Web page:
Red Sox-Athletics Preview

The Associated Press

While the Oakland Athletics are being cautious with Brett Anderson, the recently returned left-hander hasn't needed any time to ease back into the rotation.

Brandon Inge's return from the disabled list did not go as well.

Anderson will try to win for the third time in as many starts and help the red-hot Athletics complete a three-game sweep of the Boston Red Sox on Sunday.

After undergoing Tommy John surgery in July 2011, Anderson (2-0, 0.64 ERA) was called up at the end of August and has pitched gems in wins over Minnesota and Cleveland. He allowed two hits - one on a questionable call - in seven innings of a 3-0 win over the Indians on Monday.

"I thought his stuff was good last time," manager Bob Melvin told the Athletics' official website. "I personally thought it was even better tonight. ... His stuff was really good, electric."

Anderson will try to help Oakland win nine in a row for the first time since a 10-game run in June 2006, the last season it made the playoffs. Since losing his first start against Boston, Anderson is 4-1 with a 2.92 ERA in the last six.

Oakland (75-57) has averaged 8.3 runs and is batting .312 with 18 homers during the eight-game streak. The A's lost their first meeting this season against Boston but have followed with seven consecutive wins in the series, outscoring the Red Sox 54-24.

While the surge has helped Oakland strengthen its hold on the top wild-card spot, its also pulled within three games of West-leading Texas.

A.J. Griffin scattered one run and three hits over seven innings, Coco Crisp and Chris Carter each homered and the A's scored four runs in the third, highlighted by Inge's two-run double. He would leave in the top of the fourth.

Inge had been activated earlier in the day after missing three weeks with a shoulder injury. He's hitting .226 with 11 homers and 52 RBIs in 74 games with Oakland this year, but now is likely headed for season-ending surgery.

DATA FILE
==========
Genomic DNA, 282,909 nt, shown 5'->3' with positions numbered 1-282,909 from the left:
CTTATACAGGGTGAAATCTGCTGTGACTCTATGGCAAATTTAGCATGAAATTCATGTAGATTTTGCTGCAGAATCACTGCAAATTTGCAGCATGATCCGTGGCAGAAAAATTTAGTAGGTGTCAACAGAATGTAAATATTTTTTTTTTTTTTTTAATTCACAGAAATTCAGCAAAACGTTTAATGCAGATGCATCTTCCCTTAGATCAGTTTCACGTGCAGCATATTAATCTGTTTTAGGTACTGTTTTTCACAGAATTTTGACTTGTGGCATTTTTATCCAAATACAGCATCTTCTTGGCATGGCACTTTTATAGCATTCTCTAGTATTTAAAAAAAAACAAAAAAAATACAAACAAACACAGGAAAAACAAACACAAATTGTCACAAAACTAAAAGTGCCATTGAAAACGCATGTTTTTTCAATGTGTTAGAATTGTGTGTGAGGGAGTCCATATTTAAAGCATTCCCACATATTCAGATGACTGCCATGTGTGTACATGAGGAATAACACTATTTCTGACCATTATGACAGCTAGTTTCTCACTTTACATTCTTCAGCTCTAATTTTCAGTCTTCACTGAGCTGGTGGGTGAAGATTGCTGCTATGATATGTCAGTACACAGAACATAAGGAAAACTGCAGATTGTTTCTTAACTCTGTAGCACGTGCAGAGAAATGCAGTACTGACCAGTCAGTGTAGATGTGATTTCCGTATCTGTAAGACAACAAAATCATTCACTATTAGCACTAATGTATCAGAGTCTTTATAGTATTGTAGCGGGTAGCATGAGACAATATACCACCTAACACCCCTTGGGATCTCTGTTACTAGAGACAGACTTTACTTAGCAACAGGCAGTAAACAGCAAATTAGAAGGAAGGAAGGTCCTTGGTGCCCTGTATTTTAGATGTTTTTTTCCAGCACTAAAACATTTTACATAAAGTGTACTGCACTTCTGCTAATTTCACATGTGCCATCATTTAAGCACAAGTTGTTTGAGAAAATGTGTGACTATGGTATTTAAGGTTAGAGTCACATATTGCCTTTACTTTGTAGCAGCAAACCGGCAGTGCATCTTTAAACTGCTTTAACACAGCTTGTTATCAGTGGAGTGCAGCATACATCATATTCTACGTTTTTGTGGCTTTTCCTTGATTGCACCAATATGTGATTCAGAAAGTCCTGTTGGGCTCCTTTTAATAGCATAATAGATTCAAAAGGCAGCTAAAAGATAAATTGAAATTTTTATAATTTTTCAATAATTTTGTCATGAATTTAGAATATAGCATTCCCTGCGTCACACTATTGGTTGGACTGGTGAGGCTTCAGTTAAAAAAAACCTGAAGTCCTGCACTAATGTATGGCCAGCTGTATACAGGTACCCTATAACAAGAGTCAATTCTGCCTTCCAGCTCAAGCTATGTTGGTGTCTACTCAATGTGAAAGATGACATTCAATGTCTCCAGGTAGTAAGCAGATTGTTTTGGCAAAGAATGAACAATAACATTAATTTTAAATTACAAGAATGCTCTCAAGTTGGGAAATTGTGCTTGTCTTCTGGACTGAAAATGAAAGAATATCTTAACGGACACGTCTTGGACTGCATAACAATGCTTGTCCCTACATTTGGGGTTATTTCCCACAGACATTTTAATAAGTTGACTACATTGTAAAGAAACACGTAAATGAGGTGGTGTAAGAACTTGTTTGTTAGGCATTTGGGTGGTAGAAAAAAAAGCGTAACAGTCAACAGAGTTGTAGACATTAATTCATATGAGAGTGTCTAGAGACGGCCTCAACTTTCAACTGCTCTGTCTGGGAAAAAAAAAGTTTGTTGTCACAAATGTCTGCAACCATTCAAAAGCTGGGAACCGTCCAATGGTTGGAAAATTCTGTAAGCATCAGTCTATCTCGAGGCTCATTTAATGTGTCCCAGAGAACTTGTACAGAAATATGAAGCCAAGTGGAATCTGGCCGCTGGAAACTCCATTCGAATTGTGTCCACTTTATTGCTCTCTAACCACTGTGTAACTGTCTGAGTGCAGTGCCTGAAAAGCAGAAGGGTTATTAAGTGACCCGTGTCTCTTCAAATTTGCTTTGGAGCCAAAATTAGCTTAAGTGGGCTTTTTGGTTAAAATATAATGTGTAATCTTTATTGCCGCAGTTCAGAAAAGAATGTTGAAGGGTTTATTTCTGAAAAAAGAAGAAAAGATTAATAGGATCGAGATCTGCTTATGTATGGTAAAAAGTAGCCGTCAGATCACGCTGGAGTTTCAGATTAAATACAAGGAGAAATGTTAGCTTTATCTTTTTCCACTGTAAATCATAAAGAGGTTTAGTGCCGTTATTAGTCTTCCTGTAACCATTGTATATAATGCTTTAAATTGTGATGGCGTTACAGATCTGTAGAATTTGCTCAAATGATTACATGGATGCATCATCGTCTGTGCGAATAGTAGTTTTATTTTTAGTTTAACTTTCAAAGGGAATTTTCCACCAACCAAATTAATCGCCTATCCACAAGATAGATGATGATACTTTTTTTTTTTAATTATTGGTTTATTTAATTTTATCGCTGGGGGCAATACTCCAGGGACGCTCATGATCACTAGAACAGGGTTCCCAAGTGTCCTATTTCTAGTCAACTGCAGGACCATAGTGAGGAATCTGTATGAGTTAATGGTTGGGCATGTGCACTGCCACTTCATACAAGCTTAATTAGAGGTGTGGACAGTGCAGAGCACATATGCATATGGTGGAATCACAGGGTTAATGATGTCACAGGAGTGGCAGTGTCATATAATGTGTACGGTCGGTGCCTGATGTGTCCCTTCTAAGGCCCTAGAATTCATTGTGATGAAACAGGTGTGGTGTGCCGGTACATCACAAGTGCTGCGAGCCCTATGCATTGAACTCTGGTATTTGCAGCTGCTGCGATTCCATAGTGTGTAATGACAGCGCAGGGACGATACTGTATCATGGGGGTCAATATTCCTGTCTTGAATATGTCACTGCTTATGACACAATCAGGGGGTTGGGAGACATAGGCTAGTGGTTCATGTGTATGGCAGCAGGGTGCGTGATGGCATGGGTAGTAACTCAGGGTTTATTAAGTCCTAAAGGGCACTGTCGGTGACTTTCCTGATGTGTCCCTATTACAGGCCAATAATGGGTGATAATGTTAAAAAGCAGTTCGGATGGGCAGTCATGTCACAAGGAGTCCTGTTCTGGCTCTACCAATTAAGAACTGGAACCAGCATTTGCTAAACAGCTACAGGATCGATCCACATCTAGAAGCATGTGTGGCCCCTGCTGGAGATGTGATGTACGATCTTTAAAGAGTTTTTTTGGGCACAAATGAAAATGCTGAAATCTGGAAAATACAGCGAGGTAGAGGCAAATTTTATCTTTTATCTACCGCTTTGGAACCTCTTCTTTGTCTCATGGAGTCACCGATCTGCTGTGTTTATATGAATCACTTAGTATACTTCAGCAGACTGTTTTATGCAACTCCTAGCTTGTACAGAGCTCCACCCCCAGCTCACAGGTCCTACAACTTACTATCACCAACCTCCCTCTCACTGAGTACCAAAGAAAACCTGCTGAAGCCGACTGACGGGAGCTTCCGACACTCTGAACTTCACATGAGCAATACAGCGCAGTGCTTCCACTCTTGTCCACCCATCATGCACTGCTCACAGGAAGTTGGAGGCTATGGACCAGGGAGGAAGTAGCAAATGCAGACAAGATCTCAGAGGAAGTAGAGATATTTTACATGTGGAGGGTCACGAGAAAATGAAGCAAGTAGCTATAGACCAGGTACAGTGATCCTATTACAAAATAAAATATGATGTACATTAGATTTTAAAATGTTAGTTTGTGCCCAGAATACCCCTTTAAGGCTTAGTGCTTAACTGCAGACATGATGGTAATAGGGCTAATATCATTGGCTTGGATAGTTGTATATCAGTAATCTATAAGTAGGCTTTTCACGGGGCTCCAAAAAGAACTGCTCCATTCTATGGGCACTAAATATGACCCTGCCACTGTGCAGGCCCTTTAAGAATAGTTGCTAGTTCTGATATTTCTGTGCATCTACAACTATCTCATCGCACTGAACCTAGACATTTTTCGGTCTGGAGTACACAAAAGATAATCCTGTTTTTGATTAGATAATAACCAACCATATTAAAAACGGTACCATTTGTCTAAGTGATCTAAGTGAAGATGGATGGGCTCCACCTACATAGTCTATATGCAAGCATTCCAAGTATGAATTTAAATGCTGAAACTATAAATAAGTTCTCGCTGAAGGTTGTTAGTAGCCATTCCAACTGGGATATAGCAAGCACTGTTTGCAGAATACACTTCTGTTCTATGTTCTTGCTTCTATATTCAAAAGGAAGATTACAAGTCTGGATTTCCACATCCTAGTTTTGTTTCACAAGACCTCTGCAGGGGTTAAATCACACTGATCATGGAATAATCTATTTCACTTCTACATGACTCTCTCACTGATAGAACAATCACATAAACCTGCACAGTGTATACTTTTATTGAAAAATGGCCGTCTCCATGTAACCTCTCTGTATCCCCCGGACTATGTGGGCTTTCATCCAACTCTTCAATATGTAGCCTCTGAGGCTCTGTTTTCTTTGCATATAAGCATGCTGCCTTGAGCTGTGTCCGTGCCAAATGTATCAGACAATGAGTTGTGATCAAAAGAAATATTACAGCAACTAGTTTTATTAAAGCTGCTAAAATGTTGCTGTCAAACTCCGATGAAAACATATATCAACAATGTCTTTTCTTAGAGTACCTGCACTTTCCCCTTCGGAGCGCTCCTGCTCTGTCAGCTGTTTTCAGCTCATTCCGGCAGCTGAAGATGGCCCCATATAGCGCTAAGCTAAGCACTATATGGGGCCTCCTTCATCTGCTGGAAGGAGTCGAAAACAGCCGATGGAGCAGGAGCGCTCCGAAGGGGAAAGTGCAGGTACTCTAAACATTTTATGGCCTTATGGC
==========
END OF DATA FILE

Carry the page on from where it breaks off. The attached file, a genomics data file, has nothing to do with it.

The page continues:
"I probably didn't tell them how bad it hurt,'' Inge, who was injured in the top half of the third, said. "Every time I throw the ball, it kills me. But I just wanted to make sure on a year like this I didn't leave anything on the table. I know that I can kind of be at peace with myself knowing that I literally gave everything that I had to offer to this team.''

Meanwhile, Boston (62-72) matched a season high with its fifth straight loss - three of which have been decided by six or more runs.

The Red Sox will hand the ball to Daisuke Matsuzaka (1-3, 5.10), who was impressive in his return from the disabled list.

After coming back from Tommy John surgery in June, Matsuzaka made five starts before landing back on the disabled list in July with a strained neck muscle.

On Monday against Kansas City, he gave up one unearned run and five hits over seven innings of a 5-1 victory.

''I tried back in June and I didn't get the results I wanted. I didn't feel like I'd be able to come back strong again this season,'' he said through a translator. ''I went back to my final two rehab starts and threw the ball really well. I knew if I could do that up here the results would come.''

The right-hander's previous start before being placed on the disabled list came July 2 at Oakland. He allowed five runs and four hits, including two homers, while failing to record an out in the second inning of a 6-1 defeat.

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